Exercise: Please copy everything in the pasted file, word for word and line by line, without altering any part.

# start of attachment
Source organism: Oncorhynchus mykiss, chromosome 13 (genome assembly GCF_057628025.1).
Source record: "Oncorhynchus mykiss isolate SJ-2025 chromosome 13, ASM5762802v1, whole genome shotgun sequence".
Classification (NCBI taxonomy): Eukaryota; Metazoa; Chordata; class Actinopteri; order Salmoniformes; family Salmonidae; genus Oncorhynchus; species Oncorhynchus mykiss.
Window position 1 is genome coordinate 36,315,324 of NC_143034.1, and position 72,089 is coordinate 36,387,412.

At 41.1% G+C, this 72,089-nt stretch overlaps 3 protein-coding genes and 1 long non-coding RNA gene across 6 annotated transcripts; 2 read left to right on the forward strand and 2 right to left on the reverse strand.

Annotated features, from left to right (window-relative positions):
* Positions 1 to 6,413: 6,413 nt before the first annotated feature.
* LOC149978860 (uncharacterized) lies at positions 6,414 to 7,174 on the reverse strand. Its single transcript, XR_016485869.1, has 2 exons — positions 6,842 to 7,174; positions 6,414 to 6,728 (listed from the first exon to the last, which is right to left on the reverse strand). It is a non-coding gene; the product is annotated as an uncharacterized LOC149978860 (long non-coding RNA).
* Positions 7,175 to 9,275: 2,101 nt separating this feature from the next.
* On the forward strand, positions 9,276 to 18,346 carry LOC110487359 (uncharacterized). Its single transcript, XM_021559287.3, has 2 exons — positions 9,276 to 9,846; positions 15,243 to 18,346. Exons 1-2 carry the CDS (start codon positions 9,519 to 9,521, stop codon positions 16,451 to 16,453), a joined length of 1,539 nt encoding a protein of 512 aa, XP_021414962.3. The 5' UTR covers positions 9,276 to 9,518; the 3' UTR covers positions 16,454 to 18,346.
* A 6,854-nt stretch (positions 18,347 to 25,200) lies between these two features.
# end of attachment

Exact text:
Source organism: Oncorhynchus mykiss, chromosome 13 (genome assembly GCF_057628025.1).
Source record: "Oncorhynchus mykiss isolate SJ-2025 chromosome 13, ASM5762802v1, whole genome shotgun sequence".
Classification (NCBI taxonomy): Eukaryota; Metazoa; Chordata; class Actinopteri; order Salmoniformes; family Salmonidae; genus Oncorhynchus; species Oncorhynchus mykiss.
Window position 1 is genome coordinate 36,315,324 of NC_143034.1, and position 72,089 is coordinate 36,387,412.

At 41.1% G+C, this 72,089-nt stretch overlaps 3 protein-coding genes and 1 long non-coding RNA gene across 6 annotated transcripts; 2 read left to right on the forward strand and 2 right to left on the reverse strand.

Annotated features, from left to right (window-relative positions):
* Positions 1 to 6,413: 6,413 nt before the first annotated feature.
* LOC149978860 (uncharacterized) lies at positions 6,414 to 7,174 on the reverse strand. Its single transcript, XR_016485869.1, has 2 exons — positions 6,842 to 7,174; positions 6,414 to 6,728 (listed from the first exon to the last, which is right to left on the reverse strand). It is a non-coding gene; the product is annotated as an uncharacterized LOC149978860 (long non-coding RNA).
* Positions 7,175 to 9,275: 2,101 nt separating this feature from the next.
* On the forward strand, positions 9,276 to 18,346 carry LOC110487359 (uncharacterized). Its single transcript, XM_021559287.3, has 2 exons — positions 9,276 to 9,846; positions 15,243 to 18,346. Exons 1-2 carry the CDS (start codon positions 9,519 to 9,521, stop codon positions 16,451 to 16,453), a joined length of 1,539 nt encoding a protein of 512 aa, XP_021414962.3. The 5' UTR covers positions 9,276 to 9,518; the 3' UTR covers positions 16,454 to 18,346.
* A 6,854-nt stretch (positions 18,347 to 25,200) lies between these two features.